The number of Visa's partnerships with crypto firms has grown by 43% in the last four months.
Visa now has 50 active partnerships, up from 35 just four months ago, the company's head of crypto, Cuy Sheffield, told The Block. That means 50 crypto firms have launched or are set to launch debit and credit cards with the payments technology giant.
Some of the notable partnerships include those with Coinbase, Binance, Crypto.com, and others. These firms offer Visa-linked debit cards, which help their customers to spend cryptocurrencies at Visa's global network of 70 million merchants. BlockFi, on the other hand, offers a Visa credit card that allows customers to spend fiat and get rewards in crypto.
The billion-dollar mark
Visa said more than $1 billion has been spent via its crypto-linked cards in the first six months of this year.
"We've seen a lot of momentum since we first set out on this journey," Sheffield told The Block. "As we look to the future, cryptocurrency and stablecoins are on track to become an important part of the broader digital transformation of financial services, and we're excited to help shape and support that development."
Crypto exchange FTX is the latest firm to partner with Visa. FTX has joined Visa's Fintech Fast Track Program, which helps firms to launch card programs, among other things. It is not clear whether FTX is going to launch a Visa-linked card. The exchange operator's CEO Sam Bankman-Fried did not respond to The Block's request for comment by press time. FTX's U.S. entity, FTX.US, currently offers a Visa-linked debit card, which is powered by Swipe — a Binance-owned crypto cards provider.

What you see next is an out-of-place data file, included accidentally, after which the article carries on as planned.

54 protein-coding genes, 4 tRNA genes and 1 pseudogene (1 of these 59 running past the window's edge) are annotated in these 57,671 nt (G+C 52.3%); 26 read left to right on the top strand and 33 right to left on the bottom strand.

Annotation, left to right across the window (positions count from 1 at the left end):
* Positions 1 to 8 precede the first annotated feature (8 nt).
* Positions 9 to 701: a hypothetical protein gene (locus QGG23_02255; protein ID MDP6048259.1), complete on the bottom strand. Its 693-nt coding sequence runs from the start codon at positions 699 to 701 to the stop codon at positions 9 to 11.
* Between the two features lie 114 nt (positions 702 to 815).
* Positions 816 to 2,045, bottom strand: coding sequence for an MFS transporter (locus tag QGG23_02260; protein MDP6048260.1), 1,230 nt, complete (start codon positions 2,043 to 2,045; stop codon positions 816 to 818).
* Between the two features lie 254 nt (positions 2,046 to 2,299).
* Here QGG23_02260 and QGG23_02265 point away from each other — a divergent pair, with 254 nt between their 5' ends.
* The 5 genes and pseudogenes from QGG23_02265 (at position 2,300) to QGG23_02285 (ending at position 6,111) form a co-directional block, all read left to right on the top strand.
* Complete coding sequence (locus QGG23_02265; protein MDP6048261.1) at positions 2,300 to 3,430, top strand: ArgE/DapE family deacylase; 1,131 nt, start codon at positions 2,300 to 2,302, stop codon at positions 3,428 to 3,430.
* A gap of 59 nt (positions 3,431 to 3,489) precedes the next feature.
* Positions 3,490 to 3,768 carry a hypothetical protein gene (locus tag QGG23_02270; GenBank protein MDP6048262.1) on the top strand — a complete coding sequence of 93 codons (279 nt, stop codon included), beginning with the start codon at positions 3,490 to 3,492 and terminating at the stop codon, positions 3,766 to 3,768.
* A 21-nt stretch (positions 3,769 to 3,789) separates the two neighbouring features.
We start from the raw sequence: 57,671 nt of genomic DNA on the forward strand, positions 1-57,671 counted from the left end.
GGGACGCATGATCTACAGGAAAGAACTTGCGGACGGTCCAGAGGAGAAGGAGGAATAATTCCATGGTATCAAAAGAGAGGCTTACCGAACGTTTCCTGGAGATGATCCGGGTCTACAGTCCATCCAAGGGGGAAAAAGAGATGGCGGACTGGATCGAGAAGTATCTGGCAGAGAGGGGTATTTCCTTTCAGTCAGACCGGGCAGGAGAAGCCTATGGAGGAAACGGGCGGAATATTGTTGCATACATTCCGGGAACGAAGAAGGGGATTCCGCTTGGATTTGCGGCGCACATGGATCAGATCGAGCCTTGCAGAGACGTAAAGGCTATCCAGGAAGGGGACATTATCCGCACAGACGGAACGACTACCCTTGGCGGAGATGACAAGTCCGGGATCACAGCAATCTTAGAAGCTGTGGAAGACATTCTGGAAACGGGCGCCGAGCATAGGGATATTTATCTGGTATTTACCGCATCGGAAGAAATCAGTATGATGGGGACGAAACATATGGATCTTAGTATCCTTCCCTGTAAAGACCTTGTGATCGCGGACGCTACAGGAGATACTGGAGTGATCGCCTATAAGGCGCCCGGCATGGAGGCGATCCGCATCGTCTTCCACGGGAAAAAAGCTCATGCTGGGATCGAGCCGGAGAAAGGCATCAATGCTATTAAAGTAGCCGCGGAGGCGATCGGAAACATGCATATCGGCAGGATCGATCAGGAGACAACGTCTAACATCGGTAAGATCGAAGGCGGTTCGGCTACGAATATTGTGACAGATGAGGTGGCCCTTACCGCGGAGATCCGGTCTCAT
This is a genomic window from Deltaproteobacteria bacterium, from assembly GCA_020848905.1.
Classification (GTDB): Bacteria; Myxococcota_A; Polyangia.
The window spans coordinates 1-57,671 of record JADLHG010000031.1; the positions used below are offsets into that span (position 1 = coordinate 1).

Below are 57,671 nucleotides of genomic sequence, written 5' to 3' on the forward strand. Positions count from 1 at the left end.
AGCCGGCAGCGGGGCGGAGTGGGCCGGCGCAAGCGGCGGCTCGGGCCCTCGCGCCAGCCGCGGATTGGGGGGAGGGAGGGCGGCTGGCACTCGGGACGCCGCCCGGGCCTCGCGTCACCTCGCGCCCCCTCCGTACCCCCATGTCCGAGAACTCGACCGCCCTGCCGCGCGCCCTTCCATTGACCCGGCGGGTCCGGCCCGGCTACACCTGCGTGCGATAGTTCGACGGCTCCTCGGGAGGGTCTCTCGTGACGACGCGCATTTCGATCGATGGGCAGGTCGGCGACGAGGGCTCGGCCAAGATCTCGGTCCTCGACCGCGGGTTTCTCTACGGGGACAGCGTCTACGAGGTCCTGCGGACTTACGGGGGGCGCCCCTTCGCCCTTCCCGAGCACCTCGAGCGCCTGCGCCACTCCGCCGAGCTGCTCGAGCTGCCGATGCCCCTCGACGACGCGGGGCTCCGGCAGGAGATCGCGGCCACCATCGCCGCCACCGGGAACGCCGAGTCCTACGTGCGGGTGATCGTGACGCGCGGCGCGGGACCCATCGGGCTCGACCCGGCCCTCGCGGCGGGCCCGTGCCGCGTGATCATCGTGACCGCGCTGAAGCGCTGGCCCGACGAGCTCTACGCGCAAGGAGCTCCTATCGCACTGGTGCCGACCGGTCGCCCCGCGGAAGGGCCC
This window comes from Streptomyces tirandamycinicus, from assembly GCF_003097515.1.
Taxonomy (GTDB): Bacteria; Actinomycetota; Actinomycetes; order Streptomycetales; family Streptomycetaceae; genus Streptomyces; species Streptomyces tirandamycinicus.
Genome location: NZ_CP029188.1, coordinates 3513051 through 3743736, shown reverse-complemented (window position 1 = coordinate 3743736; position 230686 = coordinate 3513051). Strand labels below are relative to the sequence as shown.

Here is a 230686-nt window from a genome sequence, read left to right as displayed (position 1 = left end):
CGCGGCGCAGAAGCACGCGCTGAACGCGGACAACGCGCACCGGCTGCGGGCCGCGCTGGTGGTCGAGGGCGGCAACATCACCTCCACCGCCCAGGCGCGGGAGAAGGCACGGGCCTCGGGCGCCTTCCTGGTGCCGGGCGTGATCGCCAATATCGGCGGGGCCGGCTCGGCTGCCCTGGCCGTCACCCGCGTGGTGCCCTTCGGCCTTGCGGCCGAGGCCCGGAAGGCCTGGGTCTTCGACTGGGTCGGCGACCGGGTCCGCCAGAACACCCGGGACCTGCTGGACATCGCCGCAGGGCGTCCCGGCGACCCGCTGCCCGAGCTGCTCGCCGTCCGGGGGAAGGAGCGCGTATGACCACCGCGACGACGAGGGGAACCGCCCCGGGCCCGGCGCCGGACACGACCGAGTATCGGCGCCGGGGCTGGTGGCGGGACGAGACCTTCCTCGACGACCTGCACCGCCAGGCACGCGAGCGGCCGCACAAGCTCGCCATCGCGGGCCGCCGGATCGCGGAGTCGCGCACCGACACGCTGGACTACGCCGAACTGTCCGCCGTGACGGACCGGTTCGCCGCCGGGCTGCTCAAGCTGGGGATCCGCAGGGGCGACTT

As for Visa, the company appears to be upping its focus on the crypto sector. It recently made five hires and placements to its crypto team, as The Block reported last week. The company is looking to add even more people to its crypto team across product management, business development, and engineering functions.
Besides crypto card programs, Visa has also entered into stablecoin settlements. The company recently became the first major payments network to use the USDC stablecoin to settle a transaction. Visa trialed the USDC stablecoin settlement with Crypto.com, meaning the latter did not have to sell crypto to cover its obligations to Visa in cash and paid directly in USDC. Visa plans to offer the USDC settlement capability to additional partners later this year.
Looking into the future, Visa also plans to support payments with central bank digital currencies or CBDCs. "We think that for CBDC to be successful, it's important that CBDC can be accepted at any merchant that already accepts Visa credentials today, instead of merchants having to upgrade their terminals just to be able to access and let a consumer spend from a balance of CBDC," Sheffield told The Block recently.
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